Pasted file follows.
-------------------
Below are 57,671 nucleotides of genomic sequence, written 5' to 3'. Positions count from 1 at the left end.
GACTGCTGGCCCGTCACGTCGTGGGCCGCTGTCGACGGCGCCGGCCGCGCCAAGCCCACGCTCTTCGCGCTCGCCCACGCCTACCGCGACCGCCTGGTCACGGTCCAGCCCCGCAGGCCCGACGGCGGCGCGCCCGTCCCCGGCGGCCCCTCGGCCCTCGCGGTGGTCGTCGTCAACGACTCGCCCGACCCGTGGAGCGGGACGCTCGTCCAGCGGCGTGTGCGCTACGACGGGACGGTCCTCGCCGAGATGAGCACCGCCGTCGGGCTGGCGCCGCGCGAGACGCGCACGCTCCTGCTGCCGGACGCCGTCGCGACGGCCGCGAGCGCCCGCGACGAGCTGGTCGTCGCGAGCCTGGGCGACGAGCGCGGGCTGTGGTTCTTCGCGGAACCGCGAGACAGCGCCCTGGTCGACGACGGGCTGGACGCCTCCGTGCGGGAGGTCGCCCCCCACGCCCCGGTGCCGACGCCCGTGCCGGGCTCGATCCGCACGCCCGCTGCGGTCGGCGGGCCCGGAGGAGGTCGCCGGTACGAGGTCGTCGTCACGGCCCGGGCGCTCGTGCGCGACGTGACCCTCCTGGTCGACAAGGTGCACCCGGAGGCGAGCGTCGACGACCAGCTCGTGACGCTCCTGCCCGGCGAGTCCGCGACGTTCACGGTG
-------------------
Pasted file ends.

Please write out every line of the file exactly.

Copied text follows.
Below are 57,671 nucleotides of genomic sequence, written 5' to 3'. Positions count from 1 at the left end.
GACTGCTGGCCCGTCACGTCGTGGGCCGCTGTCGACGGCGCCGGCCGCGCCAAGCCCACGCTCTTCGCGCTCGCCCACGCCTACCGCGACCGCCTGGTCACGGTCCAGCCCCGCAGGCCCGACGGCGGCGCGCCCGTCCCCGGCGGCCCCTCGGCCCTCGCGGTGGTCGTCGTCAACGACTCGCCCGACCCGTGGAGCGGGACGCTCGTCCAGCGGCGTGTGCGCTACGACGGGACGGTCCTCGCCGAGATGAGCACCGCCGTCGGGCTGGCGCCGCGCGAGACGCGCACGCTCCTGCTGCCGGACGCCGTCGCGACGGCCGCGAGCGCCCGCGACGAGCTGGTCGTCGCGAGCCTGGGCGACGAGCGCGGGCTGTGGTTCTTCGCGGAACCGCGAGACAGCGCCCTGGTCGACGACGGGCTGGACGCCTCCGTGCGGGAGGTCGCCCCCCACGCCCCGGTGCCGACGCCCGTGCCGGGCTCGATCCGCACGCCCGCTGCGGTCGGCGGGCCCGGAGGAGGTCGCCGGTACGAGGTCGTCGTCACGGCCCGGGCGCTCGTGCGCGACGTGACCCTCCTGGTCGACAAGGTGCACCCGGAGGCGAGCGTCGACGACCAGCTCGTGACGCTCCTGCCCGGCGAGTCCGCGACGTTCACGGTG